Before they drift into the murky past, let me share some thoughts from the trip to Japan. I traveled there at the end of last month to meet Izumi and the kids who had been there for the past two months so Tyler & Julia could go to school in Japan. The Japanese school year overlaps by about six weeks into the US school summer vacation so by taking Tyler out of Kindergarten at the end May, a few weeks early, he was able to get a good two months immersed in Japanese at the local public school down the street from my in-laws in Tokyo.

Both Izumi and I decided that sending the kids to Japanese school would be a wonderful opportunity for them. Because of Tyler’s age, he was not able to go to the Kindergarten that he went to last year. This turned out to be a blessing in disguise. I was worried that Tyler would not be able to keep up with a 1st Grade class going full bore into the end of the year but he did just fine. When I asked him about it, he said that the cafeteria food was better, the math more challenging (and fun), and most importantly, he was psyched because he could go back and tell his friends that he’s already gone to 1st Grade. He didn’t even mention the fact that he was learning a whole new language in the process!

Julia heading off to school with her cap & bag.

Julia did go to Tyler’s school from last year. More than just Japanese, her overall verbal skills improved tremendously. Before she left, she was mostly quiet and let her brother do the talking. Now, she’s quick to jump in as well and the dinner table has two little voices that want to give me the download on all the days events.

Izumi was happy to be home and with her parents. She gets strength from her mother who understands her better than anyone else. Tokyo is Izumi’s home, Japanese is her native language, she is the most relaxed there. I had a chance to meet up with some of Izumi’s old friends from school at dinner which was fun. There’s a lot that she had to leave behind when we moved here so it was tough for her to leave again. She has a pretty full plate to handle on her own here and all in her second language.

The schedule was pretty busy but I did get out to the public baths a few times which was fantastic as always. The combination of hot and cold baths with a saunafor good measure is a cure for any ill (physical or psychic). Tyler got into the routine (all except for the “hot air room”) and now appreciates the sense of calm that follows a good long soak. A trip down to a 100 year-old inn on the tip of Izu featured more wonderful baths (trip made possible due to generous grants from my parents who set up the inn and Izumi’s parents who arranged for transport. Thanks!).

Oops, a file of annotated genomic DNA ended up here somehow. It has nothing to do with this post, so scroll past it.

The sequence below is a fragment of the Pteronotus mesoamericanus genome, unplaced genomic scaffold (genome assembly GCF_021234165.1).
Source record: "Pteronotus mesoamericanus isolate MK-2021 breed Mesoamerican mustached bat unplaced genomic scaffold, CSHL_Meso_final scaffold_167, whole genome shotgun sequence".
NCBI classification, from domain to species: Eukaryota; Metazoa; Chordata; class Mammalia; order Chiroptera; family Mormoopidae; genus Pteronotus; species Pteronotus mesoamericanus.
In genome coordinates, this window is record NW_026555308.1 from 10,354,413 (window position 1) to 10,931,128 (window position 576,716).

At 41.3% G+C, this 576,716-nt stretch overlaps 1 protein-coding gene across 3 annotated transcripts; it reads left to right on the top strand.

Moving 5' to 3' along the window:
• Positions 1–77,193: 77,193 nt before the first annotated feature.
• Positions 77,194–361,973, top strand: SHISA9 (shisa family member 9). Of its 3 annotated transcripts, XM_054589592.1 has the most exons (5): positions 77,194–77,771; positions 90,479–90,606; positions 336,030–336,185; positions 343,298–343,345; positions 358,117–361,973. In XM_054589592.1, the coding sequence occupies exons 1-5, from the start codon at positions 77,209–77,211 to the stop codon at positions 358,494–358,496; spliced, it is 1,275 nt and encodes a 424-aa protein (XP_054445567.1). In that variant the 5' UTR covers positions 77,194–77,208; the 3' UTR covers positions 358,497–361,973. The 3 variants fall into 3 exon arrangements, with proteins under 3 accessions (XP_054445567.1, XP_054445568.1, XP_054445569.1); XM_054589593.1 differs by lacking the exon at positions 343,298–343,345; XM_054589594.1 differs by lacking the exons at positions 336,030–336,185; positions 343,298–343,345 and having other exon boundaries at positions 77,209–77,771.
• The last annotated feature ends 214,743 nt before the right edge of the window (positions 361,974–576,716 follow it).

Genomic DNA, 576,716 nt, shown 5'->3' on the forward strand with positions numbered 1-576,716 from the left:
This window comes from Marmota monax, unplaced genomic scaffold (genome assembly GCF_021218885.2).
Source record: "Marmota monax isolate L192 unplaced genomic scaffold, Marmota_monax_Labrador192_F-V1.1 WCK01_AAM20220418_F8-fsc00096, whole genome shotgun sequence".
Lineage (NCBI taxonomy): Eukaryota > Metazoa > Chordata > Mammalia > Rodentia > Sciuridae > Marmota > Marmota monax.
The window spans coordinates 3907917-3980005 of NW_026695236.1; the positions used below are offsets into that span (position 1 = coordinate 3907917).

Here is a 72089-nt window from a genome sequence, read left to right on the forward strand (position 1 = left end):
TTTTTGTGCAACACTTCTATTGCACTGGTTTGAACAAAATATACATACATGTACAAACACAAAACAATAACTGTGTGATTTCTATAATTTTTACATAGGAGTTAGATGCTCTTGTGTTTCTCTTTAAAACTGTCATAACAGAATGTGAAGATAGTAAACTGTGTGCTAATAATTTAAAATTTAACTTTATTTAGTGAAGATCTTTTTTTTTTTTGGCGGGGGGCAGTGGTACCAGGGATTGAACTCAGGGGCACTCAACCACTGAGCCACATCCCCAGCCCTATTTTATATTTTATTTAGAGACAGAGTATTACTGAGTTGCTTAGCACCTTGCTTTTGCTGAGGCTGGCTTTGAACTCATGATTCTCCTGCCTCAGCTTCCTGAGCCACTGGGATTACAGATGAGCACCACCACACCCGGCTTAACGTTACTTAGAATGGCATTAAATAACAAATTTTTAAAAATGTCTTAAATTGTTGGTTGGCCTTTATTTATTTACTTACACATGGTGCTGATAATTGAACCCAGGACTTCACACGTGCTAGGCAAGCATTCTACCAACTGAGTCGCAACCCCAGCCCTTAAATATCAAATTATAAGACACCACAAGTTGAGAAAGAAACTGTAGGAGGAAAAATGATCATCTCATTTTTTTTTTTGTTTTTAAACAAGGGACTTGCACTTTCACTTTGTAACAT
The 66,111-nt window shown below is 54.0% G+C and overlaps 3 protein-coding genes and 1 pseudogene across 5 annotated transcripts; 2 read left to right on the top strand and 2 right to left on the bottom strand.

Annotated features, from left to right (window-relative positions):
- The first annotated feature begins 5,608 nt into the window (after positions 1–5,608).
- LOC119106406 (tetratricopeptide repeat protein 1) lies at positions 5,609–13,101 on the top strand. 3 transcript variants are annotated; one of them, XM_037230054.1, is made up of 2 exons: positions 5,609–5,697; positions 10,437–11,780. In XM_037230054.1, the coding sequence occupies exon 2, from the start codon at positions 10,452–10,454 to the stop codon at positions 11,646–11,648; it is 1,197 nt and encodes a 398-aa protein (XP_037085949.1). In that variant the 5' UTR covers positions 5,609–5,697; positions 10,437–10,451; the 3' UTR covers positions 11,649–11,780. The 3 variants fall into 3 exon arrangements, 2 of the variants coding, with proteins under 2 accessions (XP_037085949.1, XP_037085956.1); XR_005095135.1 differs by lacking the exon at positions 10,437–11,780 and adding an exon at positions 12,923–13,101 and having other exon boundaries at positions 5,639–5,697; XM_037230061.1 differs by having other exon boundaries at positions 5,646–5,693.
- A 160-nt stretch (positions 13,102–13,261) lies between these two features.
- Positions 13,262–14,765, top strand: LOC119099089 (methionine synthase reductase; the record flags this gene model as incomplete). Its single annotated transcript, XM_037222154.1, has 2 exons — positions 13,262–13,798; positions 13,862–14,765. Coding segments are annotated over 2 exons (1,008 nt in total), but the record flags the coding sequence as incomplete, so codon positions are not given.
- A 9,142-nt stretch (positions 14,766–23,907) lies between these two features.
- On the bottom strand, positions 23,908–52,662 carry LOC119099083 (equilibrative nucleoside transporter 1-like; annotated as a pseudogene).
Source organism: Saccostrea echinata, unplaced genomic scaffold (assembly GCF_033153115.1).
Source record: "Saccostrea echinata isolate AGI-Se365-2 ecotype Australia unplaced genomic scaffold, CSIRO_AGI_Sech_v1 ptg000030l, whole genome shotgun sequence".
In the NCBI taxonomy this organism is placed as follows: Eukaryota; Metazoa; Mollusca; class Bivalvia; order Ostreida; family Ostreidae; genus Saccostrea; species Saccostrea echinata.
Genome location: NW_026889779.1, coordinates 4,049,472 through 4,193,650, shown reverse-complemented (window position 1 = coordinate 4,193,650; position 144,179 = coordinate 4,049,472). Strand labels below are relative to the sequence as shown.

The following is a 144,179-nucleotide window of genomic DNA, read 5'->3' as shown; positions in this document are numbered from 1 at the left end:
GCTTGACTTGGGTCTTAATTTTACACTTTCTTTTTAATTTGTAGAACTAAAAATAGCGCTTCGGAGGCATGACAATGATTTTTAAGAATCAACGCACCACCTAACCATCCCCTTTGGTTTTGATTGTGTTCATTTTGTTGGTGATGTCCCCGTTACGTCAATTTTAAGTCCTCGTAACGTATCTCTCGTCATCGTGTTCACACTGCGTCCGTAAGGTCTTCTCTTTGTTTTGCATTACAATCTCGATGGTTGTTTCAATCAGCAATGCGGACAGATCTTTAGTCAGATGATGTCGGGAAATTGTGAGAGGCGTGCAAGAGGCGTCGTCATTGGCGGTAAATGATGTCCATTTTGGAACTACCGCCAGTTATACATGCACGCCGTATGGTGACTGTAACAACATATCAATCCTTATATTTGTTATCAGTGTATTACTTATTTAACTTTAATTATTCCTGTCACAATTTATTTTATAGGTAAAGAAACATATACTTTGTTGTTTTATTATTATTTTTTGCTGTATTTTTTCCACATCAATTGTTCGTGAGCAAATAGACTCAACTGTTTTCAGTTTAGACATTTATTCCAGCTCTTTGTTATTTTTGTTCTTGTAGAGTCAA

Tokyo is so familiar to me. Fits “like an old shoe” I said to my father. I fly into town and there are very specific things that I know I can only get in Tokyo and I know exactly where to go.

  • Stationary store for little staples that fit my handheld stapler
  • Shibuya Loft for Bindex A5 notebook refills which cost a fortune at Patrick’s in SF but are reasonable here
  • Glasses store to replace a broken part – walk in after three years, they remember who I am, fix my part and send me on my way

Sure, there’s JBox when you need a supply of Black Black in a pinch but there’s nothing like stepping through a city and drawing on ten year’s experience to find your way around. It’s especially fun to show Tyler around. He’s young still and was a bit flagged at the end of the day but he was a good sport and indulged me as we played with robotic dogs at the Sony Building, peered through the tunnels out the front of the Ginza line, and checked out the funky scene in Shibuya.

Tokyo has changed of course, it changes from week to week. But the feel of the city will never die, it’s sense of style and its vitality. I still feel like I leave behind some part of me there, even though I left over five years ago. Going back brings on a flood of memories as I flash on events brought on by familiar sights and sounds. I hear that Volga, the old Russian restaurant where Izumi and I were married has closed down. A piece of my Tokyo has faded and will be reinvented and replaced by someone else’s Tokyo. In just the same way new things are being created here – they will become part of our Bay Area and replace something that used to be someone else’s memory of how it used to be.






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